Author: James R. Chiles
Release Date: 2008-11-26
From transforming the ways of war to offering godlike views of inaccessible spots, revolutionizing rescues worldwide, and providing some of our most-watched TV moments—including the cloud of newscopters that trailed O. J. Simpson’s Bronco—the helicopter is far more capable than early inventors expected. Now James Chiles profiles the many helicoptrians who contributed to the development of this amazing machine, and pays tribute to the selfless heroism of pilots and crews. A virtual flying lesson and scientific adventure tale, The God Machine is more than the history of an invention; it is a journey into the minds of imaginative thinkers and a fascinating look at the ways they changed our world. From the Trade Paperback edition.
Author: Thomas E. Sniegoski
Publisher: Simon and Schuster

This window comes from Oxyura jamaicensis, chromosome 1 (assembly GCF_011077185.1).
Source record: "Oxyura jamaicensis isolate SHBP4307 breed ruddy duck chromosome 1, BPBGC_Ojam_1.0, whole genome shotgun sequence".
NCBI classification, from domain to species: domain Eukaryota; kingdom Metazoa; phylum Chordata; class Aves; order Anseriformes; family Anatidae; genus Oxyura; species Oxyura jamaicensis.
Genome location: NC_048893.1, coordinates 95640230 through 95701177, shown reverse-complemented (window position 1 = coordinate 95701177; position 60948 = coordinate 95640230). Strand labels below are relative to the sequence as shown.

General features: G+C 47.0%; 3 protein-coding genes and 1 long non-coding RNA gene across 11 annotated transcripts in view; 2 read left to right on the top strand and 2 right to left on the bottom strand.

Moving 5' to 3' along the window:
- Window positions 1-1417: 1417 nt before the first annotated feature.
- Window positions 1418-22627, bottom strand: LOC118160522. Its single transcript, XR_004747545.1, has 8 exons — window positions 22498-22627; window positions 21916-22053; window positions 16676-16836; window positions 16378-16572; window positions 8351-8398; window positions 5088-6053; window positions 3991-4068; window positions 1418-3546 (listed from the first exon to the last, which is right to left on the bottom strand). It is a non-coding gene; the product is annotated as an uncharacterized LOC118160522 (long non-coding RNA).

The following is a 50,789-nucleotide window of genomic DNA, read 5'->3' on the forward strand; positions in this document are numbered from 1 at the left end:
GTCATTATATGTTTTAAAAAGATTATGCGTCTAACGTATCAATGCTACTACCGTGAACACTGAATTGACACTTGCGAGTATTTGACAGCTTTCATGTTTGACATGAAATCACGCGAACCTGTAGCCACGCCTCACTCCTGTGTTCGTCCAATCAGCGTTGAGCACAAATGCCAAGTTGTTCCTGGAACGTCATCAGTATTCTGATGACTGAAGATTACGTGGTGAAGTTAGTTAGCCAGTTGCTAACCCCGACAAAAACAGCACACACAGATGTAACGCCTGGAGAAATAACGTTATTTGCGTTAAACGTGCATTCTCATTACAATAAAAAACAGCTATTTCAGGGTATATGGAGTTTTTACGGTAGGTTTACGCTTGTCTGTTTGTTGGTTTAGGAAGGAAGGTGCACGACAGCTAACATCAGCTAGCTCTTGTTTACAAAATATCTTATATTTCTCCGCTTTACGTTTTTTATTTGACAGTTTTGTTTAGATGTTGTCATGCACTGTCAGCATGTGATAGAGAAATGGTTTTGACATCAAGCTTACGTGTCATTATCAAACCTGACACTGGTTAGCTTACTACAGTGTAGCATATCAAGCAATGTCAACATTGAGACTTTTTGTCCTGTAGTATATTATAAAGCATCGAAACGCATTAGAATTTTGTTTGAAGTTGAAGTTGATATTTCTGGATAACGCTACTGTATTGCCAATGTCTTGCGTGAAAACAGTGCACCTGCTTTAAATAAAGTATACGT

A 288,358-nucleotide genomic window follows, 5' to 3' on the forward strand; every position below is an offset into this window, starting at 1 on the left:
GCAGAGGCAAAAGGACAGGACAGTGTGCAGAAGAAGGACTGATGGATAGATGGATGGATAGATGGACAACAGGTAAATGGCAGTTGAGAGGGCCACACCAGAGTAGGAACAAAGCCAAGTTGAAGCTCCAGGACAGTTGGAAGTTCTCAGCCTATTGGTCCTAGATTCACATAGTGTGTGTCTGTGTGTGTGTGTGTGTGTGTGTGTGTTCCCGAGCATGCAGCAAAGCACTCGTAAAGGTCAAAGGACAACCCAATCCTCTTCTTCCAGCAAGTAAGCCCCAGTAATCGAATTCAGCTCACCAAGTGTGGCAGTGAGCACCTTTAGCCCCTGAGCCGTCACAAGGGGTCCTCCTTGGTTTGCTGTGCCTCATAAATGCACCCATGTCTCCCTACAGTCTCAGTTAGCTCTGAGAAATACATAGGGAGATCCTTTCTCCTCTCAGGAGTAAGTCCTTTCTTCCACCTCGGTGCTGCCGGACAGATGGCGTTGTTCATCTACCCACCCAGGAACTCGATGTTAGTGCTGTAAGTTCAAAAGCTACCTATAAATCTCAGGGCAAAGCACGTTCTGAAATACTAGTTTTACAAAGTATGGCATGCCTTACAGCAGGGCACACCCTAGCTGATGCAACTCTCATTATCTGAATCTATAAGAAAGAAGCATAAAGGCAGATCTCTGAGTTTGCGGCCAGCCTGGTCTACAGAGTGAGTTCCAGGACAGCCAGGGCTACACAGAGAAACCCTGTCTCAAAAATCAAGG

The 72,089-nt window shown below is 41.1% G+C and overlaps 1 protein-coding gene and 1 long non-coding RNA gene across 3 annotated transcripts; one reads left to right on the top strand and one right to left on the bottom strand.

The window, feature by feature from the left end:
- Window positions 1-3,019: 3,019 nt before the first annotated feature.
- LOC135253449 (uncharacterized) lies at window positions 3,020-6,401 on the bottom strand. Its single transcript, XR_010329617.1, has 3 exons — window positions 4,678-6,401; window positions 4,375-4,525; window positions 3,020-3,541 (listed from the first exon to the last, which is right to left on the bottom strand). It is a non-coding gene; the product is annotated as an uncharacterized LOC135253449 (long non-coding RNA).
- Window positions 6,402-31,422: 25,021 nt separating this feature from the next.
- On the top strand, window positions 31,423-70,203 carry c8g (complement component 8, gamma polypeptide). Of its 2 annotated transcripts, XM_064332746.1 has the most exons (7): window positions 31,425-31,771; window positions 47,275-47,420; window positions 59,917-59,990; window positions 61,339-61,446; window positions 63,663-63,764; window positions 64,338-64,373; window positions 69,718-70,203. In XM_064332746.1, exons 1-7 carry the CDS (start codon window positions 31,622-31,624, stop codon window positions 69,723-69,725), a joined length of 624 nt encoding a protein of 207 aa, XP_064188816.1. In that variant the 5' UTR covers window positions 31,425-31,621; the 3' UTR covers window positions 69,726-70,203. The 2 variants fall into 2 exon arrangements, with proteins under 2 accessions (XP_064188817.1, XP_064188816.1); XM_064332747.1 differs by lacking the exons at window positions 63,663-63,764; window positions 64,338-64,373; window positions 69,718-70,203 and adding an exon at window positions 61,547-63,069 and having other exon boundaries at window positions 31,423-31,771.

Release Date: 2006-12-01
Hellboy, a bloodred, cloven-hoofed demon raised by the United States government, is a top field agent for the Bureau for Paranormal Research and Defense. He questions the unknown -- then beats it into submission. Religious artifacts from every faith are disappearing without a trace. The identity of the perpetrator is a complete mystery until Hellboy and Liz Sherman -- acting on an unlikely tip from a ghost -- foil a museum heist attempted by crude, robotic constructs inhabited by human spirits. One of these freed human spirits offers to help Hellboy track down those who imprisoned him: a fanatical order of psychics obsessed with creating a new messiah, one that will bring about a new stage of evolution for mankind -- whether mankind is willing or not. Now only Hellboy and his colleagues stand between a vulnerable humanity and an evil, vengeful god....